Malaysia

Malaysia’s new power brokers – Part 1: Raja Nazrin      
Posted by kasee  
Friday, 21 March 2008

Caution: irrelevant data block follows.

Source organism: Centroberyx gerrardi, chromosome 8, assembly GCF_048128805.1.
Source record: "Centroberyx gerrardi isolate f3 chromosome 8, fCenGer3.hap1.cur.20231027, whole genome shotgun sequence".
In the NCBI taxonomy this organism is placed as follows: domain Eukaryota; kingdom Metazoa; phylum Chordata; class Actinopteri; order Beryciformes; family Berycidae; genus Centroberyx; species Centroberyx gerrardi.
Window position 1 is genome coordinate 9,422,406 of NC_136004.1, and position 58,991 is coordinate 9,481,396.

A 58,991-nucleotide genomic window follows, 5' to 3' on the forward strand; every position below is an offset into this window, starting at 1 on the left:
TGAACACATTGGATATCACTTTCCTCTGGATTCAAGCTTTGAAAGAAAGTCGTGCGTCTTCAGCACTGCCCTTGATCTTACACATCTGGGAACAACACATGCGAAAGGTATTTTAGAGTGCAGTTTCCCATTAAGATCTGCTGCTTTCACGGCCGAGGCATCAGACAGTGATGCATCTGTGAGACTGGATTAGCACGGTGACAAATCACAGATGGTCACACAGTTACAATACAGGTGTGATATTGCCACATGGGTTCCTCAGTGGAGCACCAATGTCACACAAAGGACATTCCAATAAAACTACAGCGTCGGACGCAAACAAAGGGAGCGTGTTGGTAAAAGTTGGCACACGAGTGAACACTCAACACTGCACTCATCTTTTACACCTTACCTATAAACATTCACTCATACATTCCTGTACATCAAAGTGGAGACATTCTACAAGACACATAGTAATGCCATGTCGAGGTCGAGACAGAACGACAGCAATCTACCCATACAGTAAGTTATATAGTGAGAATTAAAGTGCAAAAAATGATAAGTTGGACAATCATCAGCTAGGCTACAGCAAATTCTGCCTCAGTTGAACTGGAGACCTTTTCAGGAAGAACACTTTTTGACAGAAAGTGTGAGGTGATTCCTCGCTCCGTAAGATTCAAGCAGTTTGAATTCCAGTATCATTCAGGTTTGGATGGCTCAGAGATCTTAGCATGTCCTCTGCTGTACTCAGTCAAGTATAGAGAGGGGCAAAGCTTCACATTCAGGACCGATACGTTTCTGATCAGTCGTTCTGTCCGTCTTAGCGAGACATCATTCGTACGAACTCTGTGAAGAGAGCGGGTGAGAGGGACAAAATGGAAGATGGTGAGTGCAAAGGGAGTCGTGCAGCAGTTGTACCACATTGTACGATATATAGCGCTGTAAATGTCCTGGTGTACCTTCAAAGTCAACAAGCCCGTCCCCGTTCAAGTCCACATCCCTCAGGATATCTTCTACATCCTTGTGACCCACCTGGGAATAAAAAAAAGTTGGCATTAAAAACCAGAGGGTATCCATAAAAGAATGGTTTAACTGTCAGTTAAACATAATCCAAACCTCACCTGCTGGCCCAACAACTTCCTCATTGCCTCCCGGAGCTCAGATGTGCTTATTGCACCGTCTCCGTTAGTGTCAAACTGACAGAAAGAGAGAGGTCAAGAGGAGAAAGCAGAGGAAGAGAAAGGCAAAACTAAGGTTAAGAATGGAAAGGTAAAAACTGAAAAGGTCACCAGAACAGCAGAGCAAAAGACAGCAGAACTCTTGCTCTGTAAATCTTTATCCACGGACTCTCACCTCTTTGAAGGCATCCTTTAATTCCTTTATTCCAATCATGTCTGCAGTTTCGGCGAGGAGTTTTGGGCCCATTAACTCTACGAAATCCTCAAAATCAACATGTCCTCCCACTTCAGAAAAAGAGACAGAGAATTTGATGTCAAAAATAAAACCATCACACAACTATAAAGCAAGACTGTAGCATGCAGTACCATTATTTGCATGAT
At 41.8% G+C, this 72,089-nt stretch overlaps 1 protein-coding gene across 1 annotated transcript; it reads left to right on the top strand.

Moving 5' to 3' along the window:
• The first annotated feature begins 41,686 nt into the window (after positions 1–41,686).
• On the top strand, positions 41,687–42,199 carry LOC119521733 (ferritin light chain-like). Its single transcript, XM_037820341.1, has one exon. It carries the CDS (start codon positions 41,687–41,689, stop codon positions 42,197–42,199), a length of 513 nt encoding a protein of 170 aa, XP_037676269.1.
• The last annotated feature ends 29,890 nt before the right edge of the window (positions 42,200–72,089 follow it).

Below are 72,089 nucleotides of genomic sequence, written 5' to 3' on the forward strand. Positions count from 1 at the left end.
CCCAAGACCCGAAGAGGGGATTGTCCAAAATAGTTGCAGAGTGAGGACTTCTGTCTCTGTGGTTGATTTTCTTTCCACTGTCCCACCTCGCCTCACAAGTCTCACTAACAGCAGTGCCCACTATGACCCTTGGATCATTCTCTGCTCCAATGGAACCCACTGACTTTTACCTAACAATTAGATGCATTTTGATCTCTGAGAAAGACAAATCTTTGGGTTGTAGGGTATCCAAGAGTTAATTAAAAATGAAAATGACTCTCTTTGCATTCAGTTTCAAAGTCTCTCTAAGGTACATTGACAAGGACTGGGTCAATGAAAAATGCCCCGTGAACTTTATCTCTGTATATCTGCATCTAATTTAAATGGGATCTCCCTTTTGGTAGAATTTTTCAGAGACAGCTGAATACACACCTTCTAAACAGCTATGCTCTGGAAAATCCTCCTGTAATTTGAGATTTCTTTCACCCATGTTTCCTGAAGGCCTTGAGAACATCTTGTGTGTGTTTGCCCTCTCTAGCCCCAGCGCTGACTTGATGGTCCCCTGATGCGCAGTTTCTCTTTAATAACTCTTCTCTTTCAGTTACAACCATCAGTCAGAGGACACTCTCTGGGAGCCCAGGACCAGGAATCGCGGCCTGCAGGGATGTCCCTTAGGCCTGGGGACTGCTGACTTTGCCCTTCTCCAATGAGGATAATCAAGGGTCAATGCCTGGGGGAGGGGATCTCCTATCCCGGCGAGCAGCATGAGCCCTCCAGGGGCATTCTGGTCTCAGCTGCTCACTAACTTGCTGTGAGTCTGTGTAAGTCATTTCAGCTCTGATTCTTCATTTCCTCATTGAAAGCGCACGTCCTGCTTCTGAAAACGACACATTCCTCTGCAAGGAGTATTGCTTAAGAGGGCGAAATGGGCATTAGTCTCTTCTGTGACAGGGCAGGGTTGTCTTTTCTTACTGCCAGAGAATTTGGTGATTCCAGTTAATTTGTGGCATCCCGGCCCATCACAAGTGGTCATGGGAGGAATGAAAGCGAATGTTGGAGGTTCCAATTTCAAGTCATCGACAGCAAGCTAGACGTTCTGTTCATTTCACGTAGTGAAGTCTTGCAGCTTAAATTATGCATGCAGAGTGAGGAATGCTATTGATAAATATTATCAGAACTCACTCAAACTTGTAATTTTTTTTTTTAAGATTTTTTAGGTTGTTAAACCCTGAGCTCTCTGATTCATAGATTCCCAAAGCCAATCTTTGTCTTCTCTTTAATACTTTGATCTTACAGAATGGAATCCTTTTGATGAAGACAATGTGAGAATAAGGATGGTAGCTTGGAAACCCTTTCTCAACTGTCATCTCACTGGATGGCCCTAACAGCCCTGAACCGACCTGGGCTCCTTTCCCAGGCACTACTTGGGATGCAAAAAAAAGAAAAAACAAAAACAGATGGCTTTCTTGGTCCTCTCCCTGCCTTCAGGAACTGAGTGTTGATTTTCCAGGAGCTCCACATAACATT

There are Malaysians who will become important opinion-makers in the country as it goes down the road not travelled before. Not all of them are in the Cabinet, or even politicians. The Malaysian Insider will feature a few individuals who we believe will shape how Malaysians think and feel about this country. Raja Nazrin Shah SOME Malaysians believe that the best candidate to lead this country did not contest the elections. Raja Dr Nazrin Shah, the erudite, urbane Regent of Perak has won the support of many with his common touch and willingness to speak candidly on a range of delicate issues which have troubled Malaysians over the past few years. In 2006, just after a clutch of Umno politicians spooked the country with their sabre-rattling speeches at the party’s general assembly, the Oxford and Harvard-educated Raja Nazrin provided the balm with his sensible comments, reminding all that race relations was not a zero-sum game and scolding the irresponsible loose-cannons. Since then, the heir to the Perak throne has used all his speaking engagements to talk about the supremacy of the Constitution, the need for a strong judiciary, the need to fight corruption and why every citizen must feel that their place under the Malaysian sun is guaranteed. By touching on all these topics, he was giving voice to anxieties felt by non-Malays over the encroachment of Syariah laws into their lives, creeping Islamisation, racial polarisation and the nagging feeling that Indians and Chinese were becoming second-class citizens in their own land. In the absence of any other leaders speaking on these topics so passionately, he became the spokesman of all Malaysians. This is what he said: On the constitution The Constitution is the supreme law of the land and guarantees the rights of every Malaysian. Get a copy of the Federal Constitution and read it, he advised young Malaysians. The integrity of that document must be protected at all cost,” he said to applause at the first Malaysian Student Leaders Summit 2007 on March 20, 2008. On race relations Some groups bear grudges against what is perceived as preferential treatment. Others regard preferential treatment as their indisputable right. Matters of faith, he said, were becoming topics of immense controversy. “They promote over-zealousness and coercive action, and drive Malaysians further and further away from each other. Our diversity was meant to be our unique asset.” Good governance Only those who are capable, responsible and scrupulously honest should be allowed to serve in positions of leadership. Those who are inefficient, incompetent and, most importantly, corrupt, should be held in absolute contempt. It was very important, he added, to have leaders who were earnest in building unity and did not resort to religious or ethnic posturing to further their careers. Role models He said: “Tun Dr Ismail was an exemplary Malaysian. He envisaged a Malaysia for all without colour lines, without ethnic borders and without any one group feeling a sense of inferiority. He recognised the importance of open-mindedness in addressing day-to-day issues and problems; the importance of listening and learning from others, particularly from those who are more advanced. He put his country above himself and served till the very last day of his life.” As Ooi Kee Beng, a fellow at the Institute of South East Asian Studies (Iseas) noted in an article: “In a country where royalty is often silent, a vocal prince speaking about issues that interest the general public has been more than welcomed. The approach the prince has developed over the last few months strikes a chord with many, even leading an Opposition leader to request that he be made adviser to the prime minister.” Not all politicians were pleased with his high-profile and thought-provoking speeches. Some of them started a whispering campaign and even sent messages through intermediaries asking that Raja Nazrin stay clear of hot-button issues. But what the ruling coalition did not realise was that the royalty had begun to sense that doubt and restlessness had begun to rent space in the minds of Malaysians. They knew that a growing band of middle-class Malaysians was looking for answers and salvation. The royalty just seemed to have the conviction to play that role. That probably explains why the Malay Rulers Conference intervened and blocked the Prime Minister’s choice for the Chief Justice, knowing that the institution needed a man of integrity at the helm. Since then, Raja Nazrin has moved beyond speech-making. Just after the Opposition took control of Perak on March 8, he played the role of kingmaker, sorting out the power-sharing agreement which saw a PAS candidate being named the Mentri Besar and others from the DAP-PKR-PAS alliance agreeing to a formula for state executive council seats. The reason for his intervention was simple: he wanted to ensure that this coalition did not fall prey to petty politics a few months down the road. There is every possibility that he will “get involved” if the state executive council falters. When that happens, it would take a brave man to chastise him. DAP veteran Lim Kit Siang’s knee-jerk reaction to tell DAP assemblymen to boycott the swearing-in ceremony during talks over the Menteri Besar’s position invited an avalanche of criticism in cyberspace. This reaction forced him to issue an apology to Raja Nazrin, and accept the reality that in a Malaysia where the centre is not as strong as it was, individuals like the Regent of Perak are going to matter more than ever. They will be the bedrock of certainty and clarity in uncertain times. – THE MALAYSIAN INSIDER